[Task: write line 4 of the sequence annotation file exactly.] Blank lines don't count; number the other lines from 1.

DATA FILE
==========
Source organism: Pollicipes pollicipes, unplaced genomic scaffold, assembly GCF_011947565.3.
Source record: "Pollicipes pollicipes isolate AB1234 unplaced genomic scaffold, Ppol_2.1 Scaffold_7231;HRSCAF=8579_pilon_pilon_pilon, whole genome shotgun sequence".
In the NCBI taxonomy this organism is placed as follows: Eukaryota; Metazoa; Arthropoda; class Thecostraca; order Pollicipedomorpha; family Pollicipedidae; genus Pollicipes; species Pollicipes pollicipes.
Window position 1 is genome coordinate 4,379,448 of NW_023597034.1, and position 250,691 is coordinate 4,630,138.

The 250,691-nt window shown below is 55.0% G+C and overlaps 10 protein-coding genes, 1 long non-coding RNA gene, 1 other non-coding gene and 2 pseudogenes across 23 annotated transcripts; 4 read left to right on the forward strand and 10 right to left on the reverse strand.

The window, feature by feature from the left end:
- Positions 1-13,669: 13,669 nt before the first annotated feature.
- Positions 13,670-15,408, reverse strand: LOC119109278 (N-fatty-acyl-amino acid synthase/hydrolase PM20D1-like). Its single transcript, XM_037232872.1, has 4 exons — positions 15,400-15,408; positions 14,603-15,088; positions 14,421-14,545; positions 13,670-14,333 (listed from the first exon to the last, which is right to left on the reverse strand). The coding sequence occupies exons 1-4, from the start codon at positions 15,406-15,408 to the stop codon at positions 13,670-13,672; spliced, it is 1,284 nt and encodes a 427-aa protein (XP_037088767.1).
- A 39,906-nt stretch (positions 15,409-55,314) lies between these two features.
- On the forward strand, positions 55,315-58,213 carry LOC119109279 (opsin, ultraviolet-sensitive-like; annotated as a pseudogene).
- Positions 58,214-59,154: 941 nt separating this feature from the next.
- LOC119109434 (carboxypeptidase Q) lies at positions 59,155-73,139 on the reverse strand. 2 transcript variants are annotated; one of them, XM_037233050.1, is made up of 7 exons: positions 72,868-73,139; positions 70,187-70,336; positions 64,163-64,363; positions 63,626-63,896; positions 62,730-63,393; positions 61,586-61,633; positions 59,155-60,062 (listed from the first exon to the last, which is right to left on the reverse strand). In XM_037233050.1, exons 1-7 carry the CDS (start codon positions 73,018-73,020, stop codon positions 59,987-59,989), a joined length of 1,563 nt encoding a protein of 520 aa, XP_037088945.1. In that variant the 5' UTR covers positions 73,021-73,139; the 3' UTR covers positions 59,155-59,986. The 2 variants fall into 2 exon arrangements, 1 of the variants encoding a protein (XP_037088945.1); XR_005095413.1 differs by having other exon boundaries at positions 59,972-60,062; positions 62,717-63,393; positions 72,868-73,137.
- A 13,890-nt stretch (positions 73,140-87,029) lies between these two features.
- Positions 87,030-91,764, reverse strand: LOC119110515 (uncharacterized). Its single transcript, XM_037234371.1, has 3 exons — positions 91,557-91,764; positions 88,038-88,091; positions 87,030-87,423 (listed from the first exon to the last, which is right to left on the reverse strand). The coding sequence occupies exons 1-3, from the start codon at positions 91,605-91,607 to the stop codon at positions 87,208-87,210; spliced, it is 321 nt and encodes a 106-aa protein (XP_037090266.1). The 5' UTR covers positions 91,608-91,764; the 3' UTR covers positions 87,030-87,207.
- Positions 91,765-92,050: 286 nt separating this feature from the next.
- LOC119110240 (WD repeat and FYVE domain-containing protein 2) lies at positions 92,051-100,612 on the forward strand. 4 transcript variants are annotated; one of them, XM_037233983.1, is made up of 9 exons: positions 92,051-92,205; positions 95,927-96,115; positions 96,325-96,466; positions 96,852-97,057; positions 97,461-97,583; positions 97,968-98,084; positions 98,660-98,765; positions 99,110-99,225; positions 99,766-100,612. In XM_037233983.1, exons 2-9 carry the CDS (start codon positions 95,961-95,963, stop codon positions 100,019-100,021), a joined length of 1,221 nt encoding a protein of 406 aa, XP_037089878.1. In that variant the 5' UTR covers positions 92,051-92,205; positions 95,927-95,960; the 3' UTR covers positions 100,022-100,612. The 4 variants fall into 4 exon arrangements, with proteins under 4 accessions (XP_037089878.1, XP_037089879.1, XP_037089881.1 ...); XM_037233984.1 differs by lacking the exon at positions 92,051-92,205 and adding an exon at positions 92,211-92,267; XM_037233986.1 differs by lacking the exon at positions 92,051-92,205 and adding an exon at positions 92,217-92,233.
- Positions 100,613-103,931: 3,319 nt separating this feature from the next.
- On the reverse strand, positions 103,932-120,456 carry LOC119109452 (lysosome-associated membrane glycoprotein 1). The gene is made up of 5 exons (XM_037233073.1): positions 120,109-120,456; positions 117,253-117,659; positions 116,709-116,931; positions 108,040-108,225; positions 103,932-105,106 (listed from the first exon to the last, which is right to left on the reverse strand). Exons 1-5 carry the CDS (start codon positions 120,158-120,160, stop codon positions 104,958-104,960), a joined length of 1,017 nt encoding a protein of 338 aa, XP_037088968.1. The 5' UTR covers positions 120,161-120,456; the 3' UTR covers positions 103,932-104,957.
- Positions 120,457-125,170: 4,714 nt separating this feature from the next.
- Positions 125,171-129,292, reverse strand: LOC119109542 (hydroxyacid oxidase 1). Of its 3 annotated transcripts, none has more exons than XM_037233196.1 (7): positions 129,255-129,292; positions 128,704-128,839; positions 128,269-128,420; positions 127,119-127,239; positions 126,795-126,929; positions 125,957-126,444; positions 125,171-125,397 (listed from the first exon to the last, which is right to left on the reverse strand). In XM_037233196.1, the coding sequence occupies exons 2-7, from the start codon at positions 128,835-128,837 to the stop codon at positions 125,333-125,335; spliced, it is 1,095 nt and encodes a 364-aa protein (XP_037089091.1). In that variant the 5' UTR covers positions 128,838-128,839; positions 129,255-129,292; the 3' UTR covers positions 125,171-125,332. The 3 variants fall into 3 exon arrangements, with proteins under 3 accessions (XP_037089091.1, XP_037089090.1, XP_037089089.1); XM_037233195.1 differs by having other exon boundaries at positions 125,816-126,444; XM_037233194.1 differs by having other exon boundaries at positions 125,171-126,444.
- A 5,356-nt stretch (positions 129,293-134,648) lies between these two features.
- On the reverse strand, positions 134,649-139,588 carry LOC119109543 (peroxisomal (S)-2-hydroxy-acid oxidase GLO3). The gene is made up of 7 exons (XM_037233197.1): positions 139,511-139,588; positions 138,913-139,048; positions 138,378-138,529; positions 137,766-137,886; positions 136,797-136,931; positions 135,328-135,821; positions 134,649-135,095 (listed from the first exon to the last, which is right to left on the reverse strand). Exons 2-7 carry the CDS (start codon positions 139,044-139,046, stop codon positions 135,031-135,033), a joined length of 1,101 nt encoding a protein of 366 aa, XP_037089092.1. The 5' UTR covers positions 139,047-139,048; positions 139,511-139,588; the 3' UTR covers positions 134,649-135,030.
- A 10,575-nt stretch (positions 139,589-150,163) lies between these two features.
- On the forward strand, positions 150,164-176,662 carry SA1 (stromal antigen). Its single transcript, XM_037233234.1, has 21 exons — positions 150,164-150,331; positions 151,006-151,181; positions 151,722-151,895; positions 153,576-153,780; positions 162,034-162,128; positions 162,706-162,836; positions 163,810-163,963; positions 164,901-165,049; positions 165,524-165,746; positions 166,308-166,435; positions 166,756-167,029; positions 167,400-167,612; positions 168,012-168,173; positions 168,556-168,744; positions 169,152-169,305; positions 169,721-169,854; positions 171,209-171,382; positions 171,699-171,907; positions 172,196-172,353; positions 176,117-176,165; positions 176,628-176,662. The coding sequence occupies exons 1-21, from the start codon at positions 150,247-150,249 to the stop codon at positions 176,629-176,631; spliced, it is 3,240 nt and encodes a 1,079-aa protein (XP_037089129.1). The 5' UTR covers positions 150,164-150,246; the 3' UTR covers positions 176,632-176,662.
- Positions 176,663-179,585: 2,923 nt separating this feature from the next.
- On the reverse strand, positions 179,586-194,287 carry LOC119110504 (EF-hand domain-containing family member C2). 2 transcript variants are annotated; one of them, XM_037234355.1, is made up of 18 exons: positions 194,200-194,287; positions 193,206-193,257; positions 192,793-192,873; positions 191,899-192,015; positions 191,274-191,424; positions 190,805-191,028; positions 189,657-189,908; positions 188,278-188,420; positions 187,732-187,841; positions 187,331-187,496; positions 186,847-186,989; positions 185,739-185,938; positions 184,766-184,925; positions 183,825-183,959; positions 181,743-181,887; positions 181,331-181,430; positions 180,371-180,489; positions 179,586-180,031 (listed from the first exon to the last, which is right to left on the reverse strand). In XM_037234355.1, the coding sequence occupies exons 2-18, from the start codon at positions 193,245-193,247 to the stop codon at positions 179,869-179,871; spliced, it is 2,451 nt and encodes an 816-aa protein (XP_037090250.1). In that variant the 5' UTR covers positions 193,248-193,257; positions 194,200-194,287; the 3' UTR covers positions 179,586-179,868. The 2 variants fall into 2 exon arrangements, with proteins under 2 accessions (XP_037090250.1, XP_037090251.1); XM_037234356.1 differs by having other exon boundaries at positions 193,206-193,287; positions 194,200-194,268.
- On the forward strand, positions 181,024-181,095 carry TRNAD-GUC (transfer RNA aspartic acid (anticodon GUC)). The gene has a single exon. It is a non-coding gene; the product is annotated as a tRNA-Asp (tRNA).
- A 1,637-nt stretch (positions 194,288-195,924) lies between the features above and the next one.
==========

Window position 1 is genome coordinate 4,379,448 of NW_023597034.1, and position 250,691 is coordinate 4,630,138.